Without a universal prescription drug plan, coverage in Canada vastly differs depending on where you live. Ontario’s proposed partial pharmacare program is a step in the right direction, but still leaves many without coverage. Ontario’s current publicly-funded programs require deductibles or co-payments, which have proven to reduce access.
- 24 percent of respondents in Ontario said they or someone else in their household hadn’t taken medication as prescribed because they couldn’t afford to.
- Today, public spending in Ontario covers less than half the cost of prescription medicine.
- An estimated one in three of the province’s 6,923,200 workers – 2,307,733 – don’t have health benefits.
- In Canada, only about 27 percent of part-time workers have prescription drug coverage. That means that in 2015, about three quarters of Ontario’s 1,305,000 part-time workers didn’t have prescription drug coverage.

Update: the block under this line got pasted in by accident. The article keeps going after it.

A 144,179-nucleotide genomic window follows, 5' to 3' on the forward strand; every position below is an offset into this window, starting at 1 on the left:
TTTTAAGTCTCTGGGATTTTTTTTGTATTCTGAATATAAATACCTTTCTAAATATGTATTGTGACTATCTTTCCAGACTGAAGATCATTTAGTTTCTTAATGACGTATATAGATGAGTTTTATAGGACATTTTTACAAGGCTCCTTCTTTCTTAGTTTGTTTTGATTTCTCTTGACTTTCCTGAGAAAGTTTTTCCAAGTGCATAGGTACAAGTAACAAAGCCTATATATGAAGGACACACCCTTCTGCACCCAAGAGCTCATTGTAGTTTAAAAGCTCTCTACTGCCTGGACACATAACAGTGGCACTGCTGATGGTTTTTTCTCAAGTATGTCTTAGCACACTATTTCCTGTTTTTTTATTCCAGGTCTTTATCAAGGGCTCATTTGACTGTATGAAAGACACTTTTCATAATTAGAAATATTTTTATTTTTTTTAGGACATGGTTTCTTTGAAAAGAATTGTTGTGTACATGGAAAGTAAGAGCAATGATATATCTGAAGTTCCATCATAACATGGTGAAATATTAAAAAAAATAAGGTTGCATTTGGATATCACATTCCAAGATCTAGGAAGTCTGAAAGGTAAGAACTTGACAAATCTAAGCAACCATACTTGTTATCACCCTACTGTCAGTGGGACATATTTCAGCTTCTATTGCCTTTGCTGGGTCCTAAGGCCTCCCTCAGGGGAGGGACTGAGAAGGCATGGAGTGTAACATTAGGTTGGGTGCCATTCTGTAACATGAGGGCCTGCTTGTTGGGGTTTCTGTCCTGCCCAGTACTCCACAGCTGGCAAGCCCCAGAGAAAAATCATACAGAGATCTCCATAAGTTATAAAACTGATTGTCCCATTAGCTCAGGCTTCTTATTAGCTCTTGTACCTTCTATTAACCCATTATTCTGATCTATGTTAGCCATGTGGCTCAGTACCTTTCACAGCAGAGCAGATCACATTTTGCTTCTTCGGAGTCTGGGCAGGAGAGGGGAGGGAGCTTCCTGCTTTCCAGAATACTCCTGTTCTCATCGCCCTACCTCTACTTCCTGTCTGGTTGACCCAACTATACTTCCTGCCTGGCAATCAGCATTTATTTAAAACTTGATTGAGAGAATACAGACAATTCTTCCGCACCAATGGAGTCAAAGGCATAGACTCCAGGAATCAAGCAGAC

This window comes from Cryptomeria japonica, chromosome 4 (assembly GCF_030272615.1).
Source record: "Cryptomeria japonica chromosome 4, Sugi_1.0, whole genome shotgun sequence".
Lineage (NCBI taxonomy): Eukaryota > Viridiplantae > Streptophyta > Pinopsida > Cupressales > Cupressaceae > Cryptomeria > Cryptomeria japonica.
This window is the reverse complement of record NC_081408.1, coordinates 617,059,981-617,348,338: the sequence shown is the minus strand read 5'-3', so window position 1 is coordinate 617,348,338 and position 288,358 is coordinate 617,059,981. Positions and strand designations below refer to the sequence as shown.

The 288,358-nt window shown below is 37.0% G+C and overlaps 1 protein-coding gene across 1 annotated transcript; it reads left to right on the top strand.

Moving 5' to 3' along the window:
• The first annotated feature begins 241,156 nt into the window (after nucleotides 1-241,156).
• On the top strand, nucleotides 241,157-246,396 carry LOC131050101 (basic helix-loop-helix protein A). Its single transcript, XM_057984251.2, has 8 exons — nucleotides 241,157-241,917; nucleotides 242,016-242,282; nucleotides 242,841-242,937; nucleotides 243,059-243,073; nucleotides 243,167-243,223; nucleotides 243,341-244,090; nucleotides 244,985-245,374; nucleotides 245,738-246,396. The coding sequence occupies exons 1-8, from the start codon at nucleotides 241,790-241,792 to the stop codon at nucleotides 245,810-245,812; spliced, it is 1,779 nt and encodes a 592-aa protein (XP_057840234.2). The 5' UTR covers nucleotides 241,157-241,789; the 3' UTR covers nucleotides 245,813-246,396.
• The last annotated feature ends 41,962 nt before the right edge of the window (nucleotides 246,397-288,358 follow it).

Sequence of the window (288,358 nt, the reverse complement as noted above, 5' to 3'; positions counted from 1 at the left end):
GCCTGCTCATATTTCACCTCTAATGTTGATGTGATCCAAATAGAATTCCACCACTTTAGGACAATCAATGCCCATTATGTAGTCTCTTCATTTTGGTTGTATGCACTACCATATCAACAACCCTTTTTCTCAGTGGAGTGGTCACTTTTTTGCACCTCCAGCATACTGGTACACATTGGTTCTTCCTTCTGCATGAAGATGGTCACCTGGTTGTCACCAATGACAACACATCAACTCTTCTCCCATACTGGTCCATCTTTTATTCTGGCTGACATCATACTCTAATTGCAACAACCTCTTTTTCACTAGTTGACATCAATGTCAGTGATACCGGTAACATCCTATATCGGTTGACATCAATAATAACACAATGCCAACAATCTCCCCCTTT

- Ontario’s Drug Benefit covers seniors, but they still pay an annual deductible of $100, and co-payments of $6.11 on every prescription.
- The province’s Trillium Drug Program is available for those paying more than three percent of their net household income on prescriptions, but they still pay a deductible, and co-payments of $2 per prescription.
- Even charges as low as $2 have been found to be a barrier to taking medication as prescribed.
- In 2017, the Ontario government announced a partial Pharmacare program that will cover full prescription drug costs for anyone under the age of 25. If approved, the program will start January 1, 2018, and will cover 4,400 drugs for the province’s children and young adults.
This patchwork coverage leaves many Ontarians without access to the medication they need, either because they don’t have a prescription drug plan or have plans that don’t cover the cost.
Everyone should have equal access to the prescription drugs they need regardless of where they live. It’s time for a universal prescription drug plan.